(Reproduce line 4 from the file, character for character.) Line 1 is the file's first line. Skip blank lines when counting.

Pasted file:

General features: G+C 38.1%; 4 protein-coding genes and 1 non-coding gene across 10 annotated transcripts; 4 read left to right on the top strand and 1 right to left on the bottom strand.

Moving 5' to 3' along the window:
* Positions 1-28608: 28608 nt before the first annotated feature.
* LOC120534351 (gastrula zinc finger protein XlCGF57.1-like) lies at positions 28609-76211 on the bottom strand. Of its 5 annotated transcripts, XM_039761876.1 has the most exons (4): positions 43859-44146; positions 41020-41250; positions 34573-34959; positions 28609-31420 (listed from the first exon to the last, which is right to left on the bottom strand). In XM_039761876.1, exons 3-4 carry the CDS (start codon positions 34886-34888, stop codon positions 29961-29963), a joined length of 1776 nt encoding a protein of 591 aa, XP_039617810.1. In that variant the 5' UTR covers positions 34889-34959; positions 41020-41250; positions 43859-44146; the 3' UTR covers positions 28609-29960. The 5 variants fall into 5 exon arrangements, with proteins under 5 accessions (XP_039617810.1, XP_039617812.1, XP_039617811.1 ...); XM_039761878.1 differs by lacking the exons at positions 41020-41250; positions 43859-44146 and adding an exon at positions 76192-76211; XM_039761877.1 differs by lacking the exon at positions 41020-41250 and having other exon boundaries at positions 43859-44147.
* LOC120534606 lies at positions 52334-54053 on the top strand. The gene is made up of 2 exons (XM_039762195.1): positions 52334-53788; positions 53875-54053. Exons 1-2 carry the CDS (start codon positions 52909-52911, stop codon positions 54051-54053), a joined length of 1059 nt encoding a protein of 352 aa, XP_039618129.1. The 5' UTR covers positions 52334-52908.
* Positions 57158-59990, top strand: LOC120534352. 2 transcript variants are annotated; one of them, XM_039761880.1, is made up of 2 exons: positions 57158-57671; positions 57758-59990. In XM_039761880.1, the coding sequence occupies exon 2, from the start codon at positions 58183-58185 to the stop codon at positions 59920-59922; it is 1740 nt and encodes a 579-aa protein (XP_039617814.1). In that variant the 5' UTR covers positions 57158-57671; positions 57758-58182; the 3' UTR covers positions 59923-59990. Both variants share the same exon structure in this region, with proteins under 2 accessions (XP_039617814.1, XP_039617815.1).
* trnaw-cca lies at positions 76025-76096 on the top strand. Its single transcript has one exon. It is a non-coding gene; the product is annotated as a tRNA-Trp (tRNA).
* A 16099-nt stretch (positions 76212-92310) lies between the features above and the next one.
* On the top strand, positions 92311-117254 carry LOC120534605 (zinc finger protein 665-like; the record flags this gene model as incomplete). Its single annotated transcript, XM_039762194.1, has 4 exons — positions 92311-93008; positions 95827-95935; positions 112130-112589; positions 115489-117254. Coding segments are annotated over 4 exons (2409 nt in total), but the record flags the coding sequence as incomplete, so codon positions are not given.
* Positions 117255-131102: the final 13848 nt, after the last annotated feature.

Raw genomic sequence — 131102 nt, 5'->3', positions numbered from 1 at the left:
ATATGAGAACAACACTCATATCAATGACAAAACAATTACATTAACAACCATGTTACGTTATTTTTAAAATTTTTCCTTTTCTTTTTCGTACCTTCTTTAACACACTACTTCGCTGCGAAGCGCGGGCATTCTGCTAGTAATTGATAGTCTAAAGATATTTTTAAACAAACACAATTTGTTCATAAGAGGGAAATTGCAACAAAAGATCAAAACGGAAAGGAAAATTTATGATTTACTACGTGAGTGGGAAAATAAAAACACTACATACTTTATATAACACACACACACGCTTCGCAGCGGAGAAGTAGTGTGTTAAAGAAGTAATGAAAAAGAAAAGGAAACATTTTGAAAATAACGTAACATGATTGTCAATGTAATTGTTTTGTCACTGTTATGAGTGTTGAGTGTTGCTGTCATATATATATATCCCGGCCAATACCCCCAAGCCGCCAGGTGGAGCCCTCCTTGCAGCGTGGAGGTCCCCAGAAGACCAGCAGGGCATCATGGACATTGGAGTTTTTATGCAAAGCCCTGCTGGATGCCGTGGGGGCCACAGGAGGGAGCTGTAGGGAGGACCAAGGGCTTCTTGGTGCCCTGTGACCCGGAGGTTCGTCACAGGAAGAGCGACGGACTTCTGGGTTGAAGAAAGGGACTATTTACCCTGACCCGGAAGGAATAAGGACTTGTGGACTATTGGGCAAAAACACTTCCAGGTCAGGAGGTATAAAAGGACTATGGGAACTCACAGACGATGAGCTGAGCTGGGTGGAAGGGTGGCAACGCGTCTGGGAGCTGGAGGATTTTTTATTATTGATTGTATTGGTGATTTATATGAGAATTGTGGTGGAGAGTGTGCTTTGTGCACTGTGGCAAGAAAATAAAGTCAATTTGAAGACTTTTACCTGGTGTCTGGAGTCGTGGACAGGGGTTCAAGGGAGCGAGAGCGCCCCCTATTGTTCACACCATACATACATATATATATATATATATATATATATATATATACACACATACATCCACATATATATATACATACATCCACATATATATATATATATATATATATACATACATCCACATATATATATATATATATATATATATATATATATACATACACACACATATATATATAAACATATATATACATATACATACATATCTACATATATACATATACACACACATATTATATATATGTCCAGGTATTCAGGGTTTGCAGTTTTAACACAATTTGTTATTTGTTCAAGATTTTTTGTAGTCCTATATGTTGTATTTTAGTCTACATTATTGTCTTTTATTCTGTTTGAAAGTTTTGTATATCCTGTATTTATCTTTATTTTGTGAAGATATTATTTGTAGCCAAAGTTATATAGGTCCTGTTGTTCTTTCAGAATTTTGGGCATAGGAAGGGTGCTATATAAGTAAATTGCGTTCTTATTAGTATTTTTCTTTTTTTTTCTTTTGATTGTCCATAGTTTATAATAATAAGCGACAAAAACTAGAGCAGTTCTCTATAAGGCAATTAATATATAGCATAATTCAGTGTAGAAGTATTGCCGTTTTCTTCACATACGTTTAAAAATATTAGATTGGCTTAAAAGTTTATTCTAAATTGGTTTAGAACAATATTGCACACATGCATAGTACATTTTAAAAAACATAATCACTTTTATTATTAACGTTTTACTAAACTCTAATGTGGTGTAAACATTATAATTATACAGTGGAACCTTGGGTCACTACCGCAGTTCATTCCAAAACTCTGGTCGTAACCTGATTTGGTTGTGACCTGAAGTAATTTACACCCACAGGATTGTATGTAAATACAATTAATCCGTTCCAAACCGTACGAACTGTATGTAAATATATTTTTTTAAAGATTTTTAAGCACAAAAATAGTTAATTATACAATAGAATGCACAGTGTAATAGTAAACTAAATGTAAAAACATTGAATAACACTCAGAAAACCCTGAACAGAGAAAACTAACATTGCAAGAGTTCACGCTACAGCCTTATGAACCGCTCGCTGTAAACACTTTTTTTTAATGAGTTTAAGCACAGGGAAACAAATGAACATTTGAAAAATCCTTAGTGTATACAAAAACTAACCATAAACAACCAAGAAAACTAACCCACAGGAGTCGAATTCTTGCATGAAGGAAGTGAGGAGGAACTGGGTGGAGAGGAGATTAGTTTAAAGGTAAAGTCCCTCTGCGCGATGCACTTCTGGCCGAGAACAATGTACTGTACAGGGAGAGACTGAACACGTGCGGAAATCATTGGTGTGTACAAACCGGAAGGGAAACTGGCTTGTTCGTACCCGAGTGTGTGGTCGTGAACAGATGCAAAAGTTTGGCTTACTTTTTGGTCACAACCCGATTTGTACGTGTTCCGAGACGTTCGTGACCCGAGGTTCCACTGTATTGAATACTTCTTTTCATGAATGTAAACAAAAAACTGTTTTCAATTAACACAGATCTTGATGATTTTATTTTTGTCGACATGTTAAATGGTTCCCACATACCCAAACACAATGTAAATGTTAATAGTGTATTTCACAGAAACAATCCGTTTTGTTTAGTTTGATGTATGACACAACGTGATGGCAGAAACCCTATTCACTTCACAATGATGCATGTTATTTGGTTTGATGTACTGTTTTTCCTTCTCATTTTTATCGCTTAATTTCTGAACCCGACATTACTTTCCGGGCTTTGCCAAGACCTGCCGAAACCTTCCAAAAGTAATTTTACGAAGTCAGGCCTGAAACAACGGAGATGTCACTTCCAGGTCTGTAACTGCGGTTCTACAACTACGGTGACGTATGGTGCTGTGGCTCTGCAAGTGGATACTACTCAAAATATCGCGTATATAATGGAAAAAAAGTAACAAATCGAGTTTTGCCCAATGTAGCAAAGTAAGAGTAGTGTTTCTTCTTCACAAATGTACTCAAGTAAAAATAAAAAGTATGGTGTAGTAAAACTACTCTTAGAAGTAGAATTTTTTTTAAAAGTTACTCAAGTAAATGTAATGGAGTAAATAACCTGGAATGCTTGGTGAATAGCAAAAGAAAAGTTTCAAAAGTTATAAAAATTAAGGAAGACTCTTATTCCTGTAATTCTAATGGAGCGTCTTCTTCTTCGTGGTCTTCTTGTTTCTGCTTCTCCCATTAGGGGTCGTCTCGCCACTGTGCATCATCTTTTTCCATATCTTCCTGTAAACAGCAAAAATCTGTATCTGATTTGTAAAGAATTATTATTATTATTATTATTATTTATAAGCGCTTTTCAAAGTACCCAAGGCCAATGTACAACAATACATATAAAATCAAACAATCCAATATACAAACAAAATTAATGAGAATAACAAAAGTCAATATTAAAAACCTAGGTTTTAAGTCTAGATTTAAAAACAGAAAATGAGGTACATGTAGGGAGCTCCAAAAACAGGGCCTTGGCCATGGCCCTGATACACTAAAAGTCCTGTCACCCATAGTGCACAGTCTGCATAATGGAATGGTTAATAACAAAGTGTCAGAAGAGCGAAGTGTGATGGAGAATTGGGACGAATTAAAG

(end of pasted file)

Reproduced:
* LOC120534351 (gastrula zinc finger protein XlCGF57.1-like) lies at positions 28609-76211 on the bottom strand. Of its 5 annotated transcripts, XM_039761876.1 has the most exons (4): positions 43859-44146; positions 41020-41250; positions 34573-34959; positions 28609-31420 (listed from the first exon to the last, which is right to left on the bottom strand). In XM_039761876.1, exons 3-4 carry the CDS (start codon positions 34886-34888, stop codon positions 29961-29963), a joined length of 1776 nt encoding a protein of 591 aa, XP_039617810.1. In that variant the 5' UTR covers positions 34889-34959; positions 41020-41250; positions 43859-44146; the 3' UTR covers positions 28609-29960. The 5 variants fall into 5 exon arrangements, with proteins under 5 accessions (XP_039617810.1, XP_039617812.1, XP_039617811.1 ...); XM_039761878.1 differs by lacking the exons at positions 41020-41250; positions 43859-44146 and adding an exon at positions 76192-76211; XM_039761877.1 differs by lacking the exon at positions 41020-41250 and having other exon boundaries at positions 43859-44147.